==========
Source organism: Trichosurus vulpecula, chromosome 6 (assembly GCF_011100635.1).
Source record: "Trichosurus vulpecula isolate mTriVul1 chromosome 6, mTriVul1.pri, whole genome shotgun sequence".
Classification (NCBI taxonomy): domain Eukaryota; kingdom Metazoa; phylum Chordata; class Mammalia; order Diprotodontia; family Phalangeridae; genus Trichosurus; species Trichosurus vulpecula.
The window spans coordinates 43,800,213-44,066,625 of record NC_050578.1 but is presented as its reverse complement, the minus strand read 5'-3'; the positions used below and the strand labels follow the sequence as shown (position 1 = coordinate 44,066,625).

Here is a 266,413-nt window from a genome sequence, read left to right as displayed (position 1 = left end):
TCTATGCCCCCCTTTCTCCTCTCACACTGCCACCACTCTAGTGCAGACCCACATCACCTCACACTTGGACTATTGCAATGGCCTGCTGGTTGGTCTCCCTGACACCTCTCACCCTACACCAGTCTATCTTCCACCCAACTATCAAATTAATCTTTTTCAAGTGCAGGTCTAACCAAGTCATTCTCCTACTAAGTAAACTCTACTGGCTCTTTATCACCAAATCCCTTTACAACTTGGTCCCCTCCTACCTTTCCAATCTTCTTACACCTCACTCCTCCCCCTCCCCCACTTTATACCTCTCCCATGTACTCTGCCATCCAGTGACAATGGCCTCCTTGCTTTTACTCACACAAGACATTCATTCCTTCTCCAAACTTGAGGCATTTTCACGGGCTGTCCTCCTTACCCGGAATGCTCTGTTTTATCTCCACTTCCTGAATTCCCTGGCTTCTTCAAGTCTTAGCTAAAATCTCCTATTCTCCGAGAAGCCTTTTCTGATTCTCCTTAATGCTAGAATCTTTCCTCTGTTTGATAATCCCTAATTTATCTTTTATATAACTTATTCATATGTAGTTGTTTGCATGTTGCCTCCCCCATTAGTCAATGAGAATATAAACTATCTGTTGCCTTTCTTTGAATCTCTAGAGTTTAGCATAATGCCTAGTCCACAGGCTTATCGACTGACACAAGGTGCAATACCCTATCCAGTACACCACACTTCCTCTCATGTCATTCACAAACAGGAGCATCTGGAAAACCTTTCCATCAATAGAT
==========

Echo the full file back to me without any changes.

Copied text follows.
Source organism: Trichosurus vulpecula, chromosome 6 (assembly GCF_011100635.1).
Source record: "Trichosurus vulpecula isolate mTriVul1 chromosome 6, mTriVul1.pri, whole genome shotgun sequence".
Classification (NCBI taxonomy): domain Eukaryota; kingdom Metazoa; phylum Chordata; class Mammalia; order Diprotodontia; family Phalangeridae; genus Trichosurus; species Trichosurus vulpecula.
The window spans coordinates 43,800,213-44,066,625 of record NC_050578.1 but is presented as its reverse complement, the minus strand read 5'-3'; the positions used below and the strand labels follow the sequence as shown (position 1 = coordinate 44,066,625).

Here is a 266,413-nt window from a genome sequence, read left to right as displayed (position 1 = left end):
TCTATGCCCCCCTTTCTCCTCTCACACTGCCACCACTCTAGTGCAGACCCACATCACCTCACACTTGGACTATTGCAATGGCCTGCTGGTTGGTCTCCCTGACACCTCTCACCCTACACCAGTCTATCTTCCACCCAACTATCAAATTAATCTTTTTCAAGTGCAGGTCTAACCAAGTCATTCTCCTACTAAGTAAACTCTACTGGCTCTTTATCACCAAATCCCTTTACAACTTGGTCCCCTCCTACCTTTCCAATCTTCTTACACCTCACTCCTCCCCCTCCCCCACTTTATACCTCTCCCATGTACTCTGCCATCCAGTGACAATGGCCTCCTTGCTTTTACTCACACAAGACATTCATTCCTTCTCCAAACTTGAGGCATTTTCACGGGCTGTCCTCCTTACCCGGAATGCTCTGTTTTATCTCCACTTCCTGAATTCCCTGGCTTCTTCAAGTCTTAGCTAAAATCTCCTATTCTCCGAGAAGCCTTTTCTGATTCTCCTTAATGCTAGAATCTTTCCTCTGTTTGATAATCCCTAATTTATCTTTTATATAACTTATTCATATGTAGTTGTTTGCATGTTGCCTCCCCCATTAGTCAATGAGAATATAAACTATCTGTTGCCTTTCTTTGAATCTCTAGAGTTTAGCATAATGCCTAGTCCACAGGCTTATCGACTGACACAAGGTGCAATACCCTATCCAGTACACCACACTTCCTCTCATGTCATTCACAAACAGGAGCATCTGGAAAACCTTTCCATCAATAGAT